A Gentleman and a Bastard

I do have one beautiful cupboard. My great-grandfather hand-crafted it as a wedding gift for my grandparents. I treasure it dearly. And because of that it holds some of my dearest treasures – books. Yes, that’s right, I do not only play video games. I also read. A lot. Unfortunately that treasure box of mine has finally reached its limits and because of that I have only recently begun buying ebooks instead of paper-backs or hard-covers. My new treasure box is therefore small and rectangular, very light and I can take it everywhere. Never again will I have to decide which books to bring and which to leave at home because else I’d surely break my back under the extra weight.
Recently I was planning a week-long holiday – which usually means a one-book-per-day reading marathon – and a friend of mine lent me two books to take along, both paper-backs and both real heavy-weights. One, “The Lies of Locke Lamora”, by Scott Lynch, I started reading that same evening. Having finished the first five pages I knew that I needed, really needed to a) take this book with me on holiday and b) buy the other two books of the series – “Red Seas under Red Skies” and “The Republic of Thieves” – and take them along too. Which I did. Only I bought the digital version by Random House Publishing.

I’d never before heard of Scott Lynch, but he managed to draw me into the story immediately. Lynch’s main protagonist, Locke Lamora, is not your average hero, and his journey never fails to entertain. In the first book of the series, “The Lies of Locke Lamora”, following this hero’s rise from ingenious acolyte to respected leader of the gang of thieves and con artists, the Gentleman Bastards, lying and gambling their way through of a series of heists in the city of Camorr – a reminiscence of 16th century Venice – , is a blast.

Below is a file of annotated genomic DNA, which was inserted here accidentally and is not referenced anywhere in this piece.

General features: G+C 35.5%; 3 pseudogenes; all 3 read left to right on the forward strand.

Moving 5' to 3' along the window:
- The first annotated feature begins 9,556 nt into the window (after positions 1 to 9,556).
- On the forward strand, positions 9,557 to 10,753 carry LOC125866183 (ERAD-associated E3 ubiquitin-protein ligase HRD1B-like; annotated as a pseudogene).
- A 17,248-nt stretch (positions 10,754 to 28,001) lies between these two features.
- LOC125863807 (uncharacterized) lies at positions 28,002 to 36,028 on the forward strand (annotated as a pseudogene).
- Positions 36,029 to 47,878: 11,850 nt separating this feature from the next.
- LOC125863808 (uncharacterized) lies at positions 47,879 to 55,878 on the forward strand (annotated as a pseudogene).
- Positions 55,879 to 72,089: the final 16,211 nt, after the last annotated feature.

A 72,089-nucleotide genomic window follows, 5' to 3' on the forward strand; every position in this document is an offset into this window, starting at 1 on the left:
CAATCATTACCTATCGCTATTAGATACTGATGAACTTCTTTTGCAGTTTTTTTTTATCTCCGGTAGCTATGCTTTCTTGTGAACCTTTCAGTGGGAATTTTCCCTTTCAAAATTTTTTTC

Scott Lynch’s forte – to my mind – are the dialogues. The verbal interaction between the characters is superbly written, the words flying back and forth build so much atmosphere that sometimes the detailled description of the cities, customs and landscapes feels strangely superfluous. By the second half of “Red Seas under Red Skies” I found myself concentrating more and more of my attention on the dialogues. Because they, more so even than the astonishing plot twists, drive the story onward.

While “The Lies of Locke Lamora” is a highly enjoyable tale of con art, treachery and double-crossings, its’ ending, which sees Locke victorious, but severly weakened by staggering losses and forced to leave his beloved home of Camorr, sets a somewhat darker tone for “Red Seas under Red Skies” . What Scott Lynch does there is very risky, but he pulls it off with magnificent ease: he thrusts Locke’s side-kick, bodyguard and best friend, Jean Tannen, into the lime-light, reversing their roles. And because Lynch is such a master of characterization, the story itself does not suffer, on the contrary. Locke and Jean, forced into the unknown, the red seas where pirates prowl, may be out of their element, but never lost. Mostly thanks to Jean, who really grows into his own in this installment. His humanity, his gains and losses, really moved me. And while the flamboyant Locke Lamora certainly does not fade quietly into the background, he gives his partner enough room for them both to shine strong in the third installment, “The Republic of Thieves”. Here, Scott Lynch blends past and present. In the past, Locke manages to win the heart of the girl he has loved from the very first day he – aged six, presumably – ever lay eyes on her. In the present Locke the grown-up has to square off against his former lover Sabetha in a deadly game of party politics and subterfuge (I confess that the couple reminded me of George Clooney and Catherine Zeta-Jones in “Intolerable Cruelty”, in a good way).

Unfortunately something must have happened – perhaps someone, and somehow I doubt that it was the author himself,  thought that the possible prospect of a sequel really needed to be introduced, when actually there was no real need, trust me as a reader. There was this one plot twist that – to my mind – seemed so out of place, so thoroughly wrong, so contrary to the natural flow of the story, that for a moment I doubted the guy who had written two books and two-thirds of the one I was currently reading, was actually that same guy. As for the ending – well.

Now I know there is a sequel in the making. And I really love Scott Lynch’s style. So please, Mr. Lynch, should you read this, please know that you are an extremely gifted writer who manages to truly breathe life into his characters. And I, for one, really, really enjoyed the tales of Locke Lamorra and will be looking forward to reading more.

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